Friday, November 11, 2011
Wednesday, November 9, 2011
Using the Em dash (long dash)
Em dashes — called this because they resemble the width of the character m — are used for emphasis or interruption. They can be used on their own or in pairs to offset a word or phrase. Note these examples:
Many people have trouble deciding on which diet to follow — one which emphasizes carb control and exercise or one which emphasize calorie control.
Many people have trouble choosing a life partner — one who is physically appealing or one whose values are appealing — because they have little sense of what makes a relationship work.
The double hyphen (--) is sometimes used instead of the em dash. This is often the case for people who do not know how to create an em dash using their word processing program. One should determine how to do this and not use the double hyphen as it looks amateurish.
Using the long dash, the em dash, is some what a personal choice but there are considerations to be made before using it. In the case of poetry, the decision to use the em dash is perhaps more important than in prose. Of course any formal writing ought to have fewer odd bits of punctuation than any informal writing. One thing that web writing has wrought is a casualness over issues of punctuation. This is a dangerous trap for serious literary writers of all genres. Avoiding dashes, semicolons, and ellipses is best unless the writer is adept at punctuation and has a specific purpose for using these somewhat renegade forms.
Here are some suggestions for considering whether or not to use the em dash in your writing:
1. Dashes are not to be used commonly. If your paper or poems have multiple dashes, make sure to check them over and see whether they were used correctly and appropriately or not. Dashes most definitely ought to be used SPARINGLY.
2. Rule of thumb: If you have a dash where a comma would work, use the comma, for pete's sake, use the comma!
3. If you use a dash toward the end of a sentence, do not put an ending dash right before the period. In poetry, do not use a dash before any other punctuation or just after any other punctuation. You may wish to end a line with the em dash, but if a comma will do, use the comma!
4. One should not replace commas being used for an appositive with dashes. Simply because it’s an interruption, doesn’t mean a dash belongs there. Emily Dickinson used dashes in most surprising ways; it became “her style” in a sense. Most of us do not use dashes to highlight a personal style. We use them because we are tentative about other punctuation. (NOTE: some poets use the ellipsis profusely for the same reason.)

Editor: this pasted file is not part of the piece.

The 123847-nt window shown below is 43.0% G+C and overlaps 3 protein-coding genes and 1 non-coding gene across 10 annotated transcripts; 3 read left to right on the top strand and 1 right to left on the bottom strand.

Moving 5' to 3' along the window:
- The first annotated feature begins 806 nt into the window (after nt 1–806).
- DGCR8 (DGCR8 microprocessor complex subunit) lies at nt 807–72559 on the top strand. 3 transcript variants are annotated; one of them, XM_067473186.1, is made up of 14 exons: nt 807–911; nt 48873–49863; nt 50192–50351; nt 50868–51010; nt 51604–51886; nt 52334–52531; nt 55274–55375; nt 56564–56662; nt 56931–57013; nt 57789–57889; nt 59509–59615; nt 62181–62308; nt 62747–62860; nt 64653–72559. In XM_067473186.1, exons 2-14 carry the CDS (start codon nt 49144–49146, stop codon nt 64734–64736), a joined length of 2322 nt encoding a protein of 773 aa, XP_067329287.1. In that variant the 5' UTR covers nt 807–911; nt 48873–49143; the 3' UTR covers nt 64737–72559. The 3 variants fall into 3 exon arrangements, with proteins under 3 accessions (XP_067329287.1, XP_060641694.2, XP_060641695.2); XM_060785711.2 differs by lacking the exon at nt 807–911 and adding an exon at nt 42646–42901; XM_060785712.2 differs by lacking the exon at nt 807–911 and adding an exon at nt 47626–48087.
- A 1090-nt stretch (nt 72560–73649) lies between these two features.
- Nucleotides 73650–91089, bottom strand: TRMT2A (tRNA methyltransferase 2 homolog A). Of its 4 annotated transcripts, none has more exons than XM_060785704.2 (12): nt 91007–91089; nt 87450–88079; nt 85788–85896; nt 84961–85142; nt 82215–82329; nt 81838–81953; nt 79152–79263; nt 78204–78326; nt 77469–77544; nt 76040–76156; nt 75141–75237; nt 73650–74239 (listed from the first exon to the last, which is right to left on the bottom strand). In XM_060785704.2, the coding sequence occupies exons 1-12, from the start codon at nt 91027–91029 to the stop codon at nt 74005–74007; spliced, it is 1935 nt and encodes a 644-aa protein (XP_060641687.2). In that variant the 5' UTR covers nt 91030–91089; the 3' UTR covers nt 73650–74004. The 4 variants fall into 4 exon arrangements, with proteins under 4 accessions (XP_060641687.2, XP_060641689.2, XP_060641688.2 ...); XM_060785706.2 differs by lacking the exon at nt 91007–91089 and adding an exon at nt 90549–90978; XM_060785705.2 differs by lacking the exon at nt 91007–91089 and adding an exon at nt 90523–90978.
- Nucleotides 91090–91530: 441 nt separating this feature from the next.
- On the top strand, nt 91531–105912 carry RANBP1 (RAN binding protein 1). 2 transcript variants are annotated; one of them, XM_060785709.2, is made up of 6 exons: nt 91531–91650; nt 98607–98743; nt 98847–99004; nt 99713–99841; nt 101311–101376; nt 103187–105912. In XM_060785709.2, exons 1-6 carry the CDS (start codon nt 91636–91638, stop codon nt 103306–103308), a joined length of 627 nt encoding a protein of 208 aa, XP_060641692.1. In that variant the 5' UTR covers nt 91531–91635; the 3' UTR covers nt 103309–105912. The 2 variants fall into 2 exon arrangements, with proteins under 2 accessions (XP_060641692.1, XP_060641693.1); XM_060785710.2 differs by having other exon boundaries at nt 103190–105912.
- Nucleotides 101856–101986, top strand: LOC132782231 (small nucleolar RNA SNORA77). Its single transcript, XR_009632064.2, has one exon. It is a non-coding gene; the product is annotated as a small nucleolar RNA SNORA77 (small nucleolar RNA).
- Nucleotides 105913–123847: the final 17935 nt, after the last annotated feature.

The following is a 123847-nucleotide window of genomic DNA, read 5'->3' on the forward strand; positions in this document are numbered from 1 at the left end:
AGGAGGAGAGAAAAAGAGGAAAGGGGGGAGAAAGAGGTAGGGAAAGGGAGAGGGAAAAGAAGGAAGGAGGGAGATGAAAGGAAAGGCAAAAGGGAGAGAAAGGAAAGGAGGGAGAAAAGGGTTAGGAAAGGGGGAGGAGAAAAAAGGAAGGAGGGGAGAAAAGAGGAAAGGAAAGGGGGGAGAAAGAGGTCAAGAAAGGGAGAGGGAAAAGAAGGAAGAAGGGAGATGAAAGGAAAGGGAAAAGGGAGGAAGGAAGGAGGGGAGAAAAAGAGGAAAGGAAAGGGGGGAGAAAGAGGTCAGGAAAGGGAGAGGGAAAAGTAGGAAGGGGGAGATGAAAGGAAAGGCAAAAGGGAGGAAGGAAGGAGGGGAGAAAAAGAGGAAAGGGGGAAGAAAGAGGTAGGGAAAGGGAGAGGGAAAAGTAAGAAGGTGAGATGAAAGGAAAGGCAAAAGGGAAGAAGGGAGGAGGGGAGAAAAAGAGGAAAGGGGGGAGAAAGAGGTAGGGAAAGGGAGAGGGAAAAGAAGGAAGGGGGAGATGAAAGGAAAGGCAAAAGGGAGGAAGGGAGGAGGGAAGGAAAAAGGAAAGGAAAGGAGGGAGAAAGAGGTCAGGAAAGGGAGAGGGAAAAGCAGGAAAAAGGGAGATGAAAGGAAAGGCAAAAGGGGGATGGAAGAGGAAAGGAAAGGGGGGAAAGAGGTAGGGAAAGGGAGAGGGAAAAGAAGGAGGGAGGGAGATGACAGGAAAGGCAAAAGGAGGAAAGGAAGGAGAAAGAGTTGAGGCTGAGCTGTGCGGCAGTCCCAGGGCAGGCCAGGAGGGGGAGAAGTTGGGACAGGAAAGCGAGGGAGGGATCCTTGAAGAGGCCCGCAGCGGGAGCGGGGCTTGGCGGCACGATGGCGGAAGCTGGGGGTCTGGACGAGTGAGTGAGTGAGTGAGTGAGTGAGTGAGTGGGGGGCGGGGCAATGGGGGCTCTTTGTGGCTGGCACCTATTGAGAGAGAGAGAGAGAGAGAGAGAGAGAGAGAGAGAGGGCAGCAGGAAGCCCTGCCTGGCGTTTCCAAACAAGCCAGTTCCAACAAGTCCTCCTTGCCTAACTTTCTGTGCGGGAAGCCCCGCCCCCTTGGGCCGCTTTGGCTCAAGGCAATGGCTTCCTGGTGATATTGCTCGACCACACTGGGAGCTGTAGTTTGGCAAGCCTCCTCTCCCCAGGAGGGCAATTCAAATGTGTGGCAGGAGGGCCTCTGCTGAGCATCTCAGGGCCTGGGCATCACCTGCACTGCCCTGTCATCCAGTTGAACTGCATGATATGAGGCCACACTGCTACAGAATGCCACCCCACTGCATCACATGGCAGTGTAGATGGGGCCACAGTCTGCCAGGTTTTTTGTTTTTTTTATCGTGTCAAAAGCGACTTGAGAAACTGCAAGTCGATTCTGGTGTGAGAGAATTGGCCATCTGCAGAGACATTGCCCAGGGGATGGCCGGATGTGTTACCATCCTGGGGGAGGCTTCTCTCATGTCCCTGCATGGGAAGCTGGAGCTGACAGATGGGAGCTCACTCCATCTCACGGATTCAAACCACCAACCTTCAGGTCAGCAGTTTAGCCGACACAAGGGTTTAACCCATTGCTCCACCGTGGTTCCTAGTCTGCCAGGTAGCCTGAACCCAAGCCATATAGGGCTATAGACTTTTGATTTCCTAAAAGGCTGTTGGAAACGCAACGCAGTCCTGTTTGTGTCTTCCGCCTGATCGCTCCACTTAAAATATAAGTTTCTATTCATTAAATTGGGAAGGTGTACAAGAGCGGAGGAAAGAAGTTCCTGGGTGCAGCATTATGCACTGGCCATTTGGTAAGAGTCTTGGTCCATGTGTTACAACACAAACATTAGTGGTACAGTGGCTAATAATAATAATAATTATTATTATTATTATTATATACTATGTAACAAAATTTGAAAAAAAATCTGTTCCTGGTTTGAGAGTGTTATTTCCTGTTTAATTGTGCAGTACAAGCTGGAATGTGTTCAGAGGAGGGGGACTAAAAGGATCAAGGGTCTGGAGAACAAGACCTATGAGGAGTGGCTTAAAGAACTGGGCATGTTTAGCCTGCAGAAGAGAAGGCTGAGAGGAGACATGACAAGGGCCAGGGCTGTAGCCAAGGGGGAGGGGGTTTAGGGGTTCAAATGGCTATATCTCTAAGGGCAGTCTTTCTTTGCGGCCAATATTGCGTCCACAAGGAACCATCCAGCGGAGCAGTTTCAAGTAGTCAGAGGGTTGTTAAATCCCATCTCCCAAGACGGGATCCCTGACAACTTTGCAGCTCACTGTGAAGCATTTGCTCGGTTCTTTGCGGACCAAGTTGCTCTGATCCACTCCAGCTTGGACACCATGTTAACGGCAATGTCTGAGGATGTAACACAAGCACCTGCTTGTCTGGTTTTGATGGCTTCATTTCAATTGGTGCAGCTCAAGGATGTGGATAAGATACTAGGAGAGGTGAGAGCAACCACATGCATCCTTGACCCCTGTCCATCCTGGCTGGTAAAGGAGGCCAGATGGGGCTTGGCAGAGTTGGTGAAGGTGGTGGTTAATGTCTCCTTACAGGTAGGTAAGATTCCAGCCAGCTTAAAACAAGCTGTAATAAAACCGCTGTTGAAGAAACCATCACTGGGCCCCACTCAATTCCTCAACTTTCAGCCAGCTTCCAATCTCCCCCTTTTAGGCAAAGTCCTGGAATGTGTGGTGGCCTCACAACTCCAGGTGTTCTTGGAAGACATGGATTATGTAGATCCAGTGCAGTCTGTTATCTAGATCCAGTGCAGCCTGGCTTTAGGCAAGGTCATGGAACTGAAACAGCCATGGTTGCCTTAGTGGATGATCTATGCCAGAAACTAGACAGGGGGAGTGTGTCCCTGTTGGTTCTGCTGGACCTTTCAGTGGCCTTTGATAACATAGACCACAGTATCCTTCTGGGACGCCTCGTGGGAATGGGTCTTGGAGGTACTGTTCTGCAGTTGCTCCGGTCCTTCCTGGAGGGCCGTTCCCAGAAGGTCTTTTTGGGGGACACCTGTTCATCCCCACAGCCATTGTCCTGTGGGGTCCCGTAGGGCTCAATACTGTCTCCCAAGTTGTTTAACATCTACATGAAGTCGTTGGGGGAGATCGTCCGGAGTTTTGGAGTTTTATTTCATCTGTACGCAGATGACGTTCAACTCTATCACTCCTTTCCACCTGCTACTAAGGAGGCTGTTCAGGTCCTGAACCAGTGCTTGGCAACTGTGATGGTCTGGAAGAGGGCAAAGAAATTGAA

5. Use dashes instead of parentheses when the note you are making is more connected to the initial sentence, as parentheses usually indicate a more separate or personal thought. Use dashes, instead of commas, when the note breaks up the flow of a sentence, as commas are typically used for an item that fits in more.
6. When using a dash in terms of explanations or listings, i.e. in a formal paper, it is recommended to rearrange the sentence so that a colon could be used instead. This is especially true in poetry. Dashes tend to interrupt the sentence (line), which is not the desired tone of a formal paper or formal verse. In poetry, the interruption is best done with white space or commas.
7. Most commonly, a dash connects an independent clause with another, with a separate or interrupting thought plus a conjunction like or, but, yet, as, for, and after the second dash.
8. The dash works somewhat like parentheses or commas, but it is used where stronger punctuation is needed. It is used to connect an independent clause with the 'interrupting' thought:
- Independent clause — thought — independent clause.
- Independent clause — thought.
9. Using dashes in poetry makes a visual difference for the reader. It is a “stopper” which makes the reader pause for a longer time than a comma or even a parenthesis. Ask ourself if you want the reader focused so hard on the phrase or material within the dashes that he/she stops to ponder that at the possible expense of the rest of the line or stanza.
For me, a long dash is a punctuation mark of last resort in most cases. I almost NEVER use them in pairs. I admit to a certain bias (see #9 above) and avoid the appearance of arbitrariness or lack of understanding of punctuation. When asked to explain this stance, I have to stop and think from a grammatical point of view just why. I am so used to avoidance of this piece of punctuation that it is as normal as breathing to me. But hopefully you will have gained a bit of insight here as I waded through serious explanations.